Kenyan Professor Elizabeth Bukusi has received the 2015 Biomedical HIV Prevention Forum Distinguished Scholar Award for making significant contributions to the science and development of biomedical HIV interventions in Africa.
Professor Bukusi was recognised for her outstanding contributions to develop female-initiated methods of HIV prevention such as pre-exposure prophylaxis (PrEP), microbicides and multiple prevention technologies. Such technologies allow women and girls to address sexual and reproductive health issues with one product and includes things like vaccines, contraceptives, microbicides and intravaginal devices.
The award was presented at the 2015 Biomedical HIV Prevention Forum, held in Harare, Zimbabwe on 29 November 2015. This event was part of the run up to the 18th International Conference on AIDS and Sexually Transmitted Infections in Africa (ICASA) on 29 November to 4 December 2015. The World AIDS Campaign also participated in hosting the forum.
Research to address health in Africa
The award recognises the significant steps taken by Professor Bukusi to adapt research to address the health needs of Africa. She has prioritised the engagement of African communities in the design and implementation of the research.
Professor Bukusi said: “It is a great honour. I dedicate it to the many young women who need a voice for change and who need to have us find solutions for their health needs. I am grateful to the very large team who support me – ‘the villagers’ who are needed for health research to be a reality. I am also grateful to God for such an honour.”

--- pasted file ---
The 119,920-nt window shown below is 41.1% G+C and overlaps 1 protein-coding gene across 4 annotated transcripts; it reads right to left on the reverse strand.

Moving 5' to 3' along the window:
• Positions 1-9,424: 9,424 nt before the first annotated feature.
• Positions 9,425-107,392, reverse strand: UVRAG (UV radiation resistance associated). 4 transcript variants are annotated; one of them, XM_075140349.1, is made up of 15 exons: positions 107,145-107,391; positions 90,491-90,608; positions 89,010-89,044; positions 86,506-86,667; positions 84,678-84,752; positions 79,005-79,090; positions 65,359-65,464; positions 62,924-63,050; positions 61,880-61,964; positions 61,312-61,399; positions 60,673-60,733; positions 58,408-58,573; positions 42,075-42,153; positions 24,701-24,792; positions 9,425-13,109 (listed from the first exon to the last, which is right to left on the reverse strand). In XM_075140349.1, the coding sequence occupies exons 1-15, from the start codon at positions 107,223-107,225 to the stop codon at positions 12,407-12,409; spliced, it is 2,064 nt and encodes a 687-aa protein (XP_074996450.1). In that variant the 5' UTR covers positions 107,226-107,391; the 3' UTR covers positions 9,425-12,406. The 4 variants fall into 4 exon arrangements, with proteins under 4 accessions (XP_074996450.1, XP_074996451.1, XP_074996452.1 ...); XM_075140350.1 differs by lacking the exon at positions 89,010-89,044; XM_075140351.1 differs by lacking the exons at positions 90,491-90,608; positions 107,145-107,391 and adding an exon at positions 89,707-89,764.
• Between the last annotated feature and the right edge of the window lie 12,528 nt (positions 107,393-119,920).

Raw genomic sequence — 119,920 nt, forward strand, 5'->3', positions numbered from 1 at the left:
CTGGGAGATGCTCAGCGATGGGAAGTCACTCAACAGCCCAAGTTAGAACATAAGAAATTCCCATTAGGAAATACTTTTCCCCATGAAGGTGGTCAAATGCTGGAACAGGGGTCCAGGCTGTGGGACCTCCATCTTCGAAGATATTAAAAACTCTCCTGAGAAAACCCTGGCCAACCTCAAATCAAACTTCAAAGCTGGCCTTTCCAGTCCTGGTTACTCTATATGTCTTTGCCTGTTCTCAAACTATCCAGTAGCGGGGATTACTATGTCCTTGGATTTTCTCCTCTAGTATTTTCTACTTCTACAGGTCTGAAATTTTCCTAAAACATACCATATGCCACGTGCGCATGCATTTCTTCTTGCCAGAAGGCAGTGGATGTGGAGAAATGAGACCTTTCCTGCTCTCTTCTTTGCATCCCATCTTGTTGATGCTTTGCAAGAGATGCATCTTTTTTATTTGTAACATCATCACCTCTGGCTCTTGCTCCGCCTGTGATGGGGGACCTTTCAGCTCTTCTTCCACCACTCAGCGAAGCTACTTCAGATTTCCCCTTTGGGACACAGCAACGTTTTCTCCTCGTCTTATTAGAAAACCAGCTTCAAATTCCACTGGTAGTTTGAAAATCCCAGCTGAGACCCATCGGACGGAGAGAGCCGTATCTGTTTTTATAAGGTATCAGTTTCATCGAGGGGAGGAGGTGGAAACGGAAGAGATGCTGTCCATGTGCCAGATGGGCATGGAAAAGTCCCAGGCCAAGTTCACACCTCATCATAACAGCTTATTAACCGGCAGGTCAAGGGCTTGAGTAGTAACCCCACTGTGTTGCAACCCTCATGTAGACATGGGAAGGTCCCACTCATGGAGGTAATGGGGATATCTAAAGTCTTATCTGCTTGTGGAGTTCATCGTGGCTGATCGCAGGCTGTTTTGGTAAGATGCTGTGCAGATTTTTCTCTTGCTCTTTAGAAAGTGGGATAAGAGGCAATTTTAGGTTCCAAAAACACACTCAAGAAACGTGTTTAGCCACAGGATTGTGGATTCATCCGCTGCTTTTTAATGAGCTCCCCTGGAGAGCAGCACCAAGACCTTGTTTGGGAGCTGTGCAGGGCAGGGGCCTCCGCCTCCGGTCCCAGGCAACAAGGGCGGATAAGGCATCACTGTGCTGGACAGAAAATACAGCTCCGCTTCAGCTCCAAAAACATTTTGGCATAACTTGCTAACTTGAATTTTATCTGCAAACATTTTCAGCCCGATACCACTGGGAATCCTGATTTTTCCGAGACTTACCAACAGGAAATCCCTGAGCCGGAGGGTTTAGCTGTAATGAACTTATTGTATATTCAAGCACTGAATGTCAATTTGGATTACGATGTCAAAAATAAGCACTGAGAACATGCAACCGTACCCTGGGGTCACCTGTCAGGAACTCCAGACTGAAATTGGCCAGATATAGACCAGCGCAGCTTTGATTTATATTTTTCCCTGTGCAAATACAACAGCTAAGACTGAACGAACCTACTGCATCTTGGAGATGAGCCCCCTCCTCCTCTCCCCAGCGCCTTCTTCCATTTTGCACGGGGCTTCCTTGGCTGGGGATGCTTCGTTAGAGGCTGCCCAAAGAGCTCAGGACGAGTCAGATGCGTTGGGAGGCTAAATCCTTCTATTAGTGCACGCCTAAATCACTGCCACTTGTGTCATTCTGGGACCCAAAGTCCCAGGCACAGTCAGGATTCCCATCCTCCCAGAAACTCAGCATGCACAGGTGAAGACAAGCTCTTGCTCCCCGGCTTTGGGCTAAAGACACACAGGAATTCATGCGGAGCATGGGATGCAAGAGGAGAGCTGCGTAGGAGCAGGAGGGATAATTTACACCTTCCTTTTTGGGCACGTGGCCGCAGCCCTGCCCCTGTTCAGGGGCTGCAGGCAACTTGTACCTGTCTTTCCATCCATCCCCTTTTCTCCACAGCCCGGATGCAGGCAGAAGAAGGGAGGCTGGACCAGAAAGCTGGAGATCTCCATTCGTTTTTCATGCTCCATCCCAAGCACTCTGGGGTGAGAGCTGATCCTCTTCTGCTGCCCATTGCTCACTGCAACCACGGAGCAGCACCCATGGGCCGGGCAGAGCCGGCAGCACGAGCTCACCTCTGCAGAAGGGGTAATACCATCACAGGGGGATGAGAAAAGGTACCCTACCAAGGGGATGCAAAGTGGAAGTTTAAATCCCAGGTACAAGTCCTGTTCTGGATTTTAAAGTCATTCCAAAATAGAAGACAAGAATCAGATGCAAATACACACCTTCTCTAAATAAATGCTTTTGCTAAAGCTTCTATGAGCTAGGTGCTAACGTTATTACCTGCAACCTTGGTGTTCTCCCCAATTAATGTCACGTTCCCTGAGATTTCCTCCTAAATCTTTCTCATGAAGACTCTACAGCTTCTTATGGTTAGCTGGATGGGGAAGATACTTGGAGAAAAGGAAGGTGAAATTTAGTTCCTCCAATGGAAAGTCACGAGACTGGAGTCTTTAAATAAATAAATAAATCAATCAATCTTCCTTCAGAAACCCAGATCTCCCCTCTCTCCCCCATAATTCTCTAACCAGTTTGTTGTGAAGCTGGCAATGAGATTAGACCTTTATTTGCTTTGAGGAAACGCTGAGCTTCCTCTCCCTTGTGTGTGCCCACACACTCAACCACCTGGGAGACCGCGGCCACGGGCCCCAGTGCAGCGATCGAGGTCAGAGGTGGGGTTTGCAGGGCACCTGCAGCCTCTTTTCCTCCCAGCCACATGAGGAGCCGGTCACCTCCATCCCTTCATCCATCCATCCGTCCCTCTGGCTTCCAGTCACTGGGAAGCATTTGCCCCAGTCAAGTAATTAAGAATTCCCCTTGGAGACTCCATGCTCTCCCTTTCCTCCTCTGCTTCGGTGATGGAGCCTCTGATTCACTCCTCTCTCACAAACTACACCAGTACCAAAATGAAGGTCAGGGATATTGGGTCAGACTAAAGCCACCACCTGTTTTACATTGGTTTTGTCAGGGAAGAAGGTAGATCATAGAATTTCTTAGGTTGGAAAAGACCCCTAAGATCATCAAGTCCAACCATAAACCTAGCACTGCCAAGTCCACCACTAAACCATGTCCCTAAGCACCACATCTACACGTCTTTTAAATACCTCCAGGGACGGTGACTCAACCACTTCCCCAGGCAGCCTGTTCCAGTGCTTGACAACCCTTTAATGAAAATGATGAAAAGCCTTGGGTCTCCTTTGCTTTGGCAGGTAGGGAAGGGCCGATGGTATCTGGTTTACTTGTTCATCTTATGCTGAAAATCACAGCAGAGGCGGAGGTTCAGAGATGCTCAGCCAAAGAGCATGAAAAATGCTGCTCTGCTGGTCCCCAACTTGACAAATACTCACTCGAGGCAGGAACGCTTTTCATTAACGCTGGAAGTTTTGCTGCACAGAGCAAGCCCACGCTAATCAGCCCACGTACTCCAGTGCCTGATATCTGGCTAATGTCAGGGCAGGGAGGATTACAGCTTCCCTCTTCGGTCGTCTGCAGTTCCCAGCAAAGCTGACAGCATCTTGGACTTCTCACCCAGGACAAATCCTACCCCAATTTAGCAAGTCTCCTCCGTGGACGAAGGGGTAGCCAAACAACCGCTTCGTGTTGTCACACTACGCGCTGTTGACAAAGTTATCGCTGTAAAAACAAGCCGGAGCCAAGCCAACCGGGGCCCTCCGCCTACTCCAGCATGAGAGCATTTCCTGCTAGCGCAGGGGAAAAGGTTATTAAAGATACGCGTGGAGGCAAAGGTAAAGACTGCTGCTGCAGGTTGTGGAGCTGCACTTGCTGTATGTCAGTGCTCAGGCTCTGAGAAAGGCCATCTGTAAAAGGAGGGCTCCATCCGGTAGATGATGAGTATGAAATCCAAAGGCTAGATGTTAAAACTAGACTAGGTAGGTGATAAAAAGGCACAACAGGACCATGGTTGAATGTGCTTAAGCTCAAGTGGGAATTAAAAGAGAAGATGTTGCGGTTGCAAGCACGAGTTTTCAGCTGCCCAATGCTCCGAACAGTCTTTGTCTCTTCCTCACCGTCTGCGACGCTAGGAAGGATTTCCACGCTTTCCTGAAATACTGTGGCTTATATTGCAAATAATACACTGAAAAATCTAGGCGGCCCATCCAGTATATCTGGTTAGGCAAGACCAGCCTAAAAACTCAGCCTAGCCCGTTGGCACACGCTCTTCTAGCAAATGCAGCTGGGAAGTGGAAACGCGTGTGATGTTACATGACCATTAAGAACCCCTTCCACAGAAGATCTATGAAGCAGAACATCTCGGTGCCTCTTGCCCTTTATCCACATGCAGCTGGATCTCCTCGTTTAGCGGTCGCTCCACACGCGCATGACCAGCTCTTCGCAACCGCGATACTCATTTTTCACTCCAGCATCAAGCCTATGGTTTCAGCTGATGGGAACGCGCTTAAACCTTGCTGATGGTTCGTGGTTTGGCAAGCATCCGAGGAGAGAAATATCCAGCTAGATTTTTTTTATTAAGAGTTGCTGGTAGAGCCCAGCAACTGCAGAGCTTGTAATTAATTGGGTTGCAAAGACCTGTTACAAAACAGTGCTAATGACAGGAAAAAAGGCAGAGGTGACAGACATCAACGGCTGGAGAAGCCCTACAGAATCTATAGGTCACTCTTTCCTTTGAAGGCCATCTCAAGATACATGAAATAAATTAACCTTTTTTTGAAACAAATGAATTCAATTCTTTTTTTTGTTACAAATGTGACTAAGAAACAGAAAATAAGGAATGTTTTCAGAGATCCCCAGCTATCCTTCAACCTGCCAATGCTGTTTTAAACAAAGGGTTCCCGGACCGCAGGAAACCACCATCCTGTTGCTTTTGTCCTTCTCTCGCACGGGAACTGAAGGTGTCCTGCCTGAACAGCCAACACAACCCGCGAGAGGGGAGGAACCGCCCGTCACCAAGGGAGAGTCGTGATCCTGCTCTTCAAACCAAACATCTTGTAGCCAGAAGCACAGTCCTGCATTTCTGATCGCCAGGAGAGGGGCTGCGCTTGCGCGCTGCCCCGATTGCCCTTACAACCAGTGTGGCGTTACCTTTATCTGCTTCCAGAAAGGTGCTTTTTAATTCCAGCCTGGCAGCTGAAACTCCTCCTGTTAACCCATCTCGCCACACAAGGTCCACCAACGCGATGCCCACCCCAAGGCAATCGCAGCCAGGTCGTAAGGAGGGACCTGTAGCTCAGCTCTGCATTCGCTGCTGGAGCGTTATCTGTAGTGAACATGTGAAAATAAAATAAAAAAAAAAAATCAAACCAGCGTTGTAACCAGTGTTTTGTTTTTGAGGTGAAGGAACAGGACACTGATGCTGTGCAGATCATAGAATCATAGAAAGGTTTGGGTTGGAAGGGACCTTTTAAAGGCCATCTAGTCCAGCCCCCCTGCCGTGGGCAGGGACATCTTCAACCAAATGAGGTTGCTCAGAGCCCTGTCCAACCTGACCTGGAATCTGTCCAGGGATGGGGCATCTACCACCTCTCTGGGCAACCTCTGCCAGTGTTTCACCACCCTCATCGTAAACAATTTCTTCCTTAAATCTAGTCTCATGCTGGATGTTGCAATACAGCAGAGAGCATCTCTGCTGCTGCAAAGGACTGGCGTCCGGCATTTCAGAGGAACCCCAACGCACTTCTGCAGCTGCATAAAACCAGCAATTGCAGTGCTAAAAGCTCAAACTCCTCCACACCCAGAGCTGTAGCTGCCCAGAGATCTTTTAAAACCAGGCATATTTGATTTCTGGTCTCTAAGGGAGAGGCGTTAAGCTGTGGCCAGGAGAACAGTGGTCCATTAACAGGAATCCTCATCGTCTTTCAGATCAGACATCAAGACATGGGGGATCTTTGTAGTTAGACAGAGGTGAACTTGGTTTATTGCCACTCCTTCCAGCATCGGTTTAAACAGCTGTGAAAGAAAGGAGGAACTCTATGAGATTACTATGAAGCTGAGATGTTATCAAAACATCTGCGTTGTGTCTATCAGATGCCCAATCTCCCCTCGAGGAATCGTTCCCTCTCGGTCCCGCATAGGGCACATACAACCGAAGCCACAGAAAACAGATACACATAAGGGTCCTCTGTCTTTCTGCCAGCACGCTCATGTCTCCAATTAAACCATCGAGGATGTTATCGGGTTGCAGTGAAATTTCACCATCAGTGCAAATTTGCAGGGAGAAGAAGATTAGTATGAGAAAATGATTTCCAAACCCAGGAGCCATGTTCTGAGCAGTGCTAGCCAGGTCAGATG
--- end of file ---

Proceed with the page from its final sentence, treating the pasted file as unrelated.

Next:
Professor Bukusi has also been invited to give the Biomedical HIV Prevention Forum Distinguished Scholar Award Lecture for 2015.
Recognition and achievements
Professor Mike Chirenje of the University of Zimbabwe College of Health Sciences, Department of Obstestrics and Gynaecology said: “Africa is currently witnessing a lot of HIV research especially focusing on biomedical HIV prevention interventions. Involving communities in research activities will give them a sense of ownership in the activities rather than researchers and scientists imposing results or outcomes on communities. HIV research interventions being conducted by scientists or researchers in their own locations with community involvement will ultimately result in community ownership and progress in the battle to find lasting solutions to new HIV infections.”
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